May 27, 2014

The Sea-Wolf

by Jack London

A seafaring adventure that at first glance would be something like Captain's Courageous (which I actually liked) but similarities are only on the surface, as I surprisingly found this book very forgettable. Not sure why, as I've like other books of adventures at sea before, and also London's books about intrepid canines in the North (Call of the Wild and White Fang) are among my favorites, very memorable. Maybe this one waxed too philosophical. Or got me lost in nautical terminology and descriptions I couldn't quite follow.

Anyway, it's about a well-to-do young man named Humphrey (unfortunately his nickname is Hump) who survives when the ferry he's on capsizes, and gets picked up by a sealing vessel. The captain, Wolf Larsen, is a cruel taskmaster and forces Humphrey to work as part of the crew. So a lot of the story is about how life at sea hardens this young man, and friction among the crew. The main points I remember are an attempted mutiny, and that somehow a young woman ended up on board. Of course Humphrey falls in love with her, then has to protect her from the attentions of all the other men on board. I think at the end Humphrey and the woman end up shipwrecked on an island, surviving off seals, but that somehow the captain ended up there with them as well and there is some final confrontation. But I forgot most of it, and don't really feel inclined to read it again.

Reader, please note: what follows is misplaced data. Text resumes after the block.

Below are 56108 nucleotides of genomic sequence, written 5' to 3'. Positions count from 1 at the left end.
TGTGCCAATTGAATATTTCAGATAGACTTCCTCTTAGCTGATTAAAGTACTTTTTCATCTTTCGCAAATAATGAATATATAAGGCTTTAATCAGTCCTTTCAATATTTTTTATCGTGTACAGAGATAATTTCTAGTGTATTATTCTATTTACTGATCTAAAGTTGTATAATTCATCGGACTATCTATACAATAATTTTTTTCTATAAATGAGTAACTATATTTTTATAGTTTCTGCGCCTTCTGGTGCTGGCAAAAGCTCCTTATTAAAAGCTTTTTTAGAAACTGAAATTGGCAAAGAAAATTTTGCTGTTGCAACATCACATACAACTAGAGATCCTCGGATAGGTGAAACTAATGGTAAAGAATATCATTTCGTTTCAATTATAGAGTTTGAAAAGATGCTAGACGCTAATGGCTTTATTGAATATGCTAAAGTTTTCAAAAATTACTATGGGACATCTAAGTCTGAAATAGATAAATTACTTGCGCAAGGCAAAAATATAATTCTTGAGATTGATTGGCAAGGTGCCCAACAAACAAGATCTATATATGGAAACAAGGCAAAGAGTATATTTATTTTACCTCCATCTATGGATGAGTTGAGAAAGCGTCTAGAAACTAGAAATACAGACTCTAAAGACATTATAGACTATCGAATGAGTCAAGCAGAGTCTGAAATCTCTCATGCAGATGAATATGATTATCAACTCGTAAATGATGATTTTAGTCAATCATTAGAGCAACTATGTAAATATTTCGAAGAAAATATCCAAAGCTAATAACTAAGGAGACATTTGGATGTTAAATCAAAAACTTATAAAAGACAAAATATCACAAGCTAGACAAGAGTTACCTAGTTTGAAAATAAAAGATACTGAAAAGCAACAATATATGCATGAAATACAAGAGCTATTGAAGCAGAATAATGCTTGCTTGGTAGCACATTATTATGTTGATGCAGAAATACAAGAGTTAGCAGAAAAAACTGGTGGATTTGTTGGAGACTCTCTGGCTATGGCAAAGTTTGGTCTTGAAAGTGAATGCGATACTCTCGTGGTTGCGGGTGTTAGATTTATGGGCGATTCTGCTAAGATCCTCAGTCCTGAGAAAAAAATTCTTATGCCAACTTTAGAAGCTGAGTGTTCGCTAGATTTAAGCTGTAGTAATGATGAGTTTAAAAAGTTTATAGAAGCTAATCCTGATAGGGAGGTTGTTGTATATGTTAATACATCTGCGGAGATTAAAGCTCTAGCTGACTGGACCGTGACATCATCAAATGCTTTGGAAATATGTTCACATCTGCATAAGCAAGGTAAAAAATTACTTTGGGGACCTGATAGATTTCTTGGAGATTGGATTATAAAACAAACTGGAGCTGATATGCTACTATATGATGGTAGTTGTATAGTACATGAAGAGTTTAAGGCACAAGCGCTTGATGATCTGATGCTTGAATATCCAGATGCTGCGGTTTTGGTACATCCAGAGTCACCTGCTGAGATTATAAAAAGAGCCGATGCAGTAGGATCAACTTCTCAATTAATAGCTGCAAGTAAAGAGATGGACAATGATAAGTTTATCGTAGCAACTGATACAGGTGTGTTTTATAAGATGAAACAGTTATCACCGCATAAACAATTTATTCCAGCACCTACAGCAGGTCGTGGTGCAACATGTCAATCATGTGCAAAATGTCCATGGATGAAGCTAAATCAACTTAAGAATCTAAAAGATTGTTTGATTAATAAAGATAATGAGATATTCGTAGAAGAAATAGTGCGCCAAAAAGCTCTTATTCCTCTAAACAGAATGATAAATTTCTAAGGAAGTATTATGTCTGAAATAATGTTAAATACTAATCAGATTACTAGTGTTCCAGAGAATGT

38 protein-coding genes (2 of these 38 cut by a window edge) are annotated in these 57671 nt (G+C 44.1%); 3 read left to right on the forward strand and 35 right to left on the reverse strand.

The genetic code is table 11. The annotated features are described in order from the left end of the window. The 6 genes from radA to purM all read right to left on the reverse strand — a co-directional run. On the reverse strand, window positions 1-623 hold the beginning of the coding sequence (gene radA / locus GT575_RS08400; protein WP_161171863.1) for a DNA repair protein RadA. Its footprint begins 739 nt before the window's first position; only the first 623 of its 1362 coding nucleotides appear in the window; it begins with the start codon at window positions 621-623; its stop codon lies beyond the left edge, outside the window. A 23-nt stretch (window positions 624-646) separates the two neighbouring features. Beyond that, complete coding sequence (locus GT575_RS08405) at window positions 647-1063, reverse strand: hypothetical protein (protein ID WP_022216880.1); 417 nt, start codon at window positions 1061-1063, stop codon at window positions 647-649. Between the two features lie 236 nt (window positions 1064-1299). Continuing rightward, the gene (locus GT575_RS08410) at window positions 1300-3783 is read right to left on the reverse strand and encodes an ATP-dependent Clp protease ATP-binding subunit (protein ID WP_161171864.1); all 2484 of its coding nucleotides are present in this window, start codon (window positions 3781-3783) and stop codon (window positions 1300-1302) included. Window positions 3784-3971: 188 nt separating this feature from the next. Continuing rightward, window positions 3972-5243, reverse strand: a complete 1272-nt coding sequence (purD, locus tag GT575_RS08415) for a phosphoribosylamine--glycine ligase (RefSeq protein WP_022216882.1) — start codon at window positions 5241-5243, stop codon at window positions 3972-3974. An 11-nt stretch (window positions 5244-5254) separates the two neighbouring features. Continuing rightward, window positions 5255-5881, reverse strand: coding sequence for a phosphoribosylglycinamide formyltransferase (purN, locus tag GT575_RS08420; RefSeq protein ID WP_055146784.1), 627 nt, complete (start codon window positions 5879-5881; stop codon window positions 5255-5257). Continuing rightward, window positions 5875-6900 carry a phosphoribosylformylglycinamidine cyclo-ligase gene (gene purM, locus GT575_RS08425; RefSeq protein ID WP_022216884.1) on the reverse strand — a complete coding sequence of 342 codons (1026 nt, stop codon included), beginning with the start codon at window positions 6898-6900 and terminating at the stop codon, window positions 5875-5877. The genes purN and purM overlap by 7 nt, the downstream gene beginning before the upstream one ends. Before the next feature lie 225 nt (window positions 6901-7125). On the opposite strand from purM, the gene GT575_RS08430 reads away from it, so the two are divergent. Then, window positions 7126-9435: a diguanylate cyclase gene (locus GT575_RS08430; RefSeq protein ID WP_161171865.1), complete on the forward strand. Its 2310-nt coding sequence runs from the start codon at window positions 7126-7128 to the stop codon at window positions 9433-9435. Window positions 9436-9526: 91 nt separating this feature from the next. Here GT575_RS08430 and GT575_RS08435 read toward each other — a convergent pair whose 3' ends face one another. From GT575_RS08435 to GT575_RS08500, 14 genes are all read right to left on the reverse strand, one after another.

Rating: 2/5     244 pages, 1904

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  1. Hahaha, this review made me laugh. I'm not a Jack London fan (alas!), so I stopped after reading Call of the Wild. Hump is a truly unfortunate nickname.

  2. Glad to tickle your funny bone!


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